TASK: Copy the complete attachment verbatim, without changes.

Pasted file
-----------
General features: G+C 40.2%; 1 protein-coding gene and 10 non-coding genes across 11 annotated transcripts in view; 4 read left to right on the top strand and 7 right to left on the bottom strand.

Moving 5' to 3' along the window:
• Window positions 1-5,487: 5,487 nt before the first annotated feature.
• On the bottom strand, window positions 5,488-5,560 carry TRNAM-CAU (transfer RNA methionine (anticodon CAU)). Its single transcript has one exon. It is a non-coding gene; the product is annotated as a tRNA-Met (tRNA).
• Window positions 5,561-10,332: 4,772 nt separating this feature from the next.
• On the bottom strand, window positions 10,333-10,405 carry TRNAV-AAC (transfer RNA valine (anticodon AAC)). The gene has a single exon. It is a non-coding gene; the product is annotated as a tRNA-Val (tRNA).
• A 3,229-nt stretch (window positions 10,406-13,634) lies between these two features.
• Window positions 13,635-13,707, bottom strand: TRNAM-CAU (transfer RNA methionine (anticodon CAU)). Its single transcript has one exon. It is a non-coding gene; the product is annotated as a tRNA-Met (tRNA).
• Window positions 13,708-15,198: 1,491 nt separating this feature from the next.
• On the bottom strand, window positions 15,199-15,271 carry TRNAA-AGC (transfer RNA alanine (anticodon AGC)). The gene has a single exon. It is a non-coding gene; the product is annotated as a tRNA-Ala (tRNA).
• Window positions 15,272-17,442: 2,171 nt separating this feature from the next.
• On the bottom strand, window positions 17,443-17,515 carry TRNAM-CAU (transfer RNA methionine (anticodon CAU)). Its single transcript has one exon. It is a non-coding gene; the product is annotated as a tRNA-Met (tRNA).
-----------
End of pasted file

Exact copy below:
General features: G+C 40.2%; 1 protein-coding gene and 10 non-coding genes across 11 annotated transcripts in view; 4 read left to right on the top strand and 7 right to left on the bottom strand.

Moving 5' to 3' along the window:
• Window positions 1-5,487: 5,487 nt before the first annotated feature.
• On the bottom strand, window positions 5,488-5,560 carry TRNAM-CAU (transfer RNA methionine (anticodon CAU)). Its single transcript has one exon. It is a non-coding gene; the product is annotated as a tRNA-Met (tRNA).
• Window positions 5,561-10,332: 4,772 nt separating this feature from the next.
• On the bottom strand, window positions 10,333-10,405 carry TRNAV-AAC (transfer RNA valine (anticodon AAC)). The gene has a single exon. It is a non-coding gene; the product is annotated as a tRNA-Val (tRNA).
• A 3,229-nt stretch (window positions 10,406-13,634) lies between these two features.
• Window positions 13,635-13,707, bottom strand: TRNAM-CAU (transfer RNA methionine (anticodon CAU)). Its single transcript has one exon. It is a non-coding gene; the product is annotated as a tRNA-Met (tRNA).
• Window positions 13,708-15,198: 1,491 nt separating this feature from the next.
• On the bottom strand, window positions 15,199-15,271 carry TRNAA-AGC (transfer RNA alanine (anticodon AGC)). The gene has a single exon. It is a non-coding gene; the product is annotated as a tRNA-Ala (tRNA).
• Window positions 15,272-17,442: 2,171 nt separating this feature from the next.
• On the bottom strand, window positions 17,443-17,515 carry TRNAM-CAU (transfer RNA methionine (anticodon CAU)). Its single transcript has one exon. It is a non-coding gene; the product is annotated as a tRNA-Met (tRNA).